Junior Olivia Smith is a 2015 Truman Scholar. The prestigious academic award, from the Harry S. Truman Scholarship Foundation, is given to undergraduates who are preparing for careers in public service.
Truman Scholarship winners receive a $30,000 scholarship toward graduate school and the opportunity to participate in professional development programs to help prepare them for careers in public service leadership. Smith, a political science and Spanish double major and Sullivan Scholar, hopes to attend the University of Chicago Law School and ultimately to return to Washington where she aspires to serve as a King County prosecuting attorney.
Seattle University is among the most elite schools in the country for the number of Truman Scholars it produces, a total of 15 to date. Smith is the only Washington college student to receive the award in 2015.
President Stephen Sundborg, S.J., shared the Truman news to Smith in a surprise visit to a Sullivan Leadership meeting she was attending.
"When he made the announcement, I immediately began to cry because I was excited, relieved, in disbelief and thankful," said Smith. "As they read the official announcement I bowed my head, closed my eyes and gave glory to God, because I am blessed, truly blessed, to have received such an opportunity."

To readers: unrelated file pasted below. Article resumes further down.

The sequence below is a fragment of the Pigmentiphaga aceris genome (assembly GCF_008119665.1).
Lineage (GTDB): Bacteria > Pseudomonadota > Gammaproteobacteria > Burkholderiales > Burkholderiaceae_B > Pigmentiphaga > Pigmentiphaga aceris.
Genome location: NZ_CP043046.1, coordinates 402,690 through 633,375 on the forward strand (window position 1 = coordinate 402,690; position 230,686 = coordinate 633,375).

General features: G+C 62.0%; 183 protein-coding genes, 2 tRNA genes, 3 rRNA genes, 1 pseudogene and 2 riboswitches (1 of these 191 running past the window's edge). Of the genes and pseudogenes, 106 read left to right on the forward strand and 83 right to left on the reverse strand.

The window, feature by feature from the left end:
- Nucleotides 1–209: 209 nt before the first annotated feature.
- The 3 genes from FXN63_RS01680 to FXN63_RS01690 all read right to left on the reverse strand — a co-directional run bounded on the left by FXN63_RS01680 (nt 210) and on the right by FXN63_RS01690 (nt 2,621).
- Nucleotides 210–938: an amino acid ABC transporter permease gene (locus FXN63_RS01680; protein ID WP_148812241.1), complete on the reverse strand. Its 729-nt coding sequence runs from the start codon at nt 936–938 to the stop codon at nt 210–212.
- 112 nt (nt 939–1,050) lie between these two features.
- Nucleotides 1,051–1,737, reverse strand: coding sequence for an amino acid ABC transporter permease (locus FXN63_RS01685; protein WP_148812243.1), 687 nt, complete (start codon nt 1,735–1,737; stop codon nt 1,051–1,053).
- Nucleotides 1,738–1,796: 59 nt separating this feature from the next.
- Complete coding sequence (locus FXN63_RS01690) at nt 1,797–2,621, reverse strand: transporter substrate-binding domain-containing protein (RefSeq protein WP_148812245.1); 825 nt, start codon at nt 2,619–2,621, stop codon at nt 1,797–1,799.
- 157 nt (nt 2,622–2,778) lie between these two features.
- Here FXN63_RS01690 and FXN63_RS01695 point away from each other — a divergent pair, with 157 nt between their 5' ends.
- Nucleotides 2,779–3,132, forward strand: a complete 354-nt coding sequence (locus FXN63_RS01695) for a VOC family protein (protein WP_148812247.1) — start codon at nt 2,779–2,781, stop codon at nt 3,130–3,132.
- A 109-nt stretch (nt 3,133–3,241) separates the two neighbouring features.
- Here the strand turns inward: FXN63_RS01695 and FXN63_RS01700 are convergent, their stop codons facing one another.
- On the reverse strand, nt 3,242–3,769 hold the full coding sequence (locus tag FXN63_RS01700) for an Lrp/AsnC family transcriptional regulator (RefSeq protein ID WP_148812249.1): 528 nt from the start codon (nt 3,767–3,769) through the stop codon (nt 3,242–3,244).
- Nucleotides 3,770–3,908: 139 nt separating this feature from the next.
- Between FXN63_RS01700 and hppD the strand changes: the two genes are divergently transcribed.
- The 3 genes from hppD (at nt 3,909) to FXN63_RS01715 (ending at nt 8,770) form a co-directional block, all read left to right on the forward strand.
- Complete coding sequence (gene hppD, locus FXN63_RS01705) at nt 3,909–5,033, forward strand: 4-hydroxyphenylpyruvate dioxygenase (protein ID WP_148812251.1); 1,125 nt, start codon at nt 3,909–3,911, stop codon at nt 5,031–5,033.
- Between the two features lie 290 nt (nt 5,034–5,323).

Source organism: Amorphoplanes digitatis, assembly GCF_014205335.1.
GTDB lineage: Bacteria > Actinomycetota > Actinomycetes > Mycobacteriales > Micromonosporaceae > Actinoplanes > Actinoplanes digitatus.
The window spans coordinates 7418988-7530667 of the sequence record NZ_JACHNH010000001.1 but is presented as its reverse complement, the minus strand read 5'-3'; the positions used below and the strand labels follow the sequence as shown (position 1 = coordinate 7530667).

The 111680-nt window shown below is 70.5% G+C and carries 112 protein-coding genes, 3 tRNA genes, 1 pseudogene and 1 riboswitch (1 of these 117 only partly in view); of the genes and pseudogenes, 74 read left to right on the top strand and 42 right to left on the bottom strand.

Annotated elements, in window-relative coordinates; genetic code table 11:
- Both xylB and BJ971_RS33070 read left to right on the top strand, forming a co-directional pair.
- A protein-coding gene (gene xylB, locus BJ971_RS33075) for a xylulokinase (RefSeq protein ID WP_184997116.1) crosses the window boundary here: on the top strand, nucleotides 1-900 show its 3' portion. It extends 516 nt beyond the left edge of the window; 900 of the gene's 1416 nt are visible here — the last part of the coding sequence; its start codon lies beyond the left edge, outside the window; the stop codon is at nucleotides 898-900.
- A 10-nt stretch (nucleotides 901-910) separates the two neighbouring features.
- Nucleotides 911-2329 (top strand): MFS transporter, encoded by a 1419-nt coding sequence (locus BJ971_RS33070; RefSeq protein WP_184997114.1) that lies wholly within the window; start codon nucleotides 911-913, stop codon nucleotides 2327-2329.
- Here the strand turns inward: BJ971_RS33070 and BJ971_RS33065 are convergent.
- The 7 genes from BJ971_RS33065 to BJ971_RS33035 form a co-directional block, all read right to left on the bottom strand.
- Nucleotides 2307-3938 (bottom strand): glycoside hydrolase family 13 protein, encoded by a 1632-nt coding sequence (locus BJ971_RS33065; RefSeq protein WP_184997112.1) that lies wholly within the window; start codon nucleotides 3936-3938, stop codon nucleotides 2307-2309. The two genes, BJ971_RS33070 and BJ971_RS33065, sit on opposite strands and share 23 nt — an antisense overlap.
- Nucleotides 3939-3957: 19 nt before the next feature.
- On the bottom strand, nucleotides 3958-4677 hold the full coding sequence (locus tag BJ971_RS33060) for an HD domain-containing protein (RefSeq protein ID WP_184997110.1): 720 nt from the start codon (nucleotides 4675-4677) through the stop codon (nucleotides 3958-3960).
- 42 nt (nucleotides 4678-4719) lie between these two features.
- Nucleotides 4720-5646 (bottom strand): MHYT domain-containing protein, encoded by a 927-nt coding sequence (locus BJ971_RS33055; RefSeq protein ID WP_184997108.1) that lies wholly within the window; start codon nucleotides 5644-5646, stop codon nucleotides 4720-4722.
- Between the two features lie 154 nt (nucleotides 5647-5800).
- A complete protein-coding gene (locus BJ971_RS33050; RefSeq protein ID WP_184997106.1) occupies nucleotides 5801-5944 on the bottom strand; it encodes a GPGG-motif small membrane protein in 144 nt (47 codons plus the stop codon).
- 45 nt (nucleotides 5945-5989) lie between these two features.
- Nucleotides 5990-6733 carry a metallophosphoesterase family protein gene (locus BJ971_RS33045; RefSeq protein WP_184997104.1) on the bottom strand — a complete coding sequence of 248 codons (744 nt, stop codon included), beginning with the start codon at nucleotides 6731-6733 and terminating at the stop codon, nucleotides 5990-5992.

Smith is a graduate of Seattle's Cleveland High School. At SU, she has been named to the Dean's list every year and is also a member of the women's rowing team. Outside of class, she serves as a youth ambassador and motivational speaker in the greater Seattle community and works as an intern with state Congressman Adam Smith. She has done community outreach with the United Way of King County, Seattle Social Venture Projects Fast Pitch and the One Equal Heart Foundation and as an intern with the League of Education.
"Olivia is extraordinarily poised, confident yet humble. She is a remarkable young woman who successfully juggles academics, community service and athletics," said Bridget Hiedemann, professor of economics and the university's Truman Scholar faculty representative.
Lindsay Leeder, nursing instructor and director of the Sullivan Leadership Program, is similarly impressed: "Olivia lives out her Jesuit education, consistently finding ways to integrate leadership, service and scholarship to be an agent of change in her community."
The Harry S. Truman Scholarship Foundation was created by Congress in 1975 to be the nation's living memorial to President Harry S. Truman. The Foundation has a mission to select and support the next generation of public service leaders. The Truman Award has become one of the most prestigious national scholarships in the United States.
Annually, candidates for the Truman Scholarship go through a rigorous, multi-stage selection process. In 2015, there were 688 candidates for the award nominated by nearly 300 colleges and universities. The 58 Truman Scholars will receive their awards in a ceremony May 24 at the Harry S. Truman Presidential Library and Museum in Washington, D.C.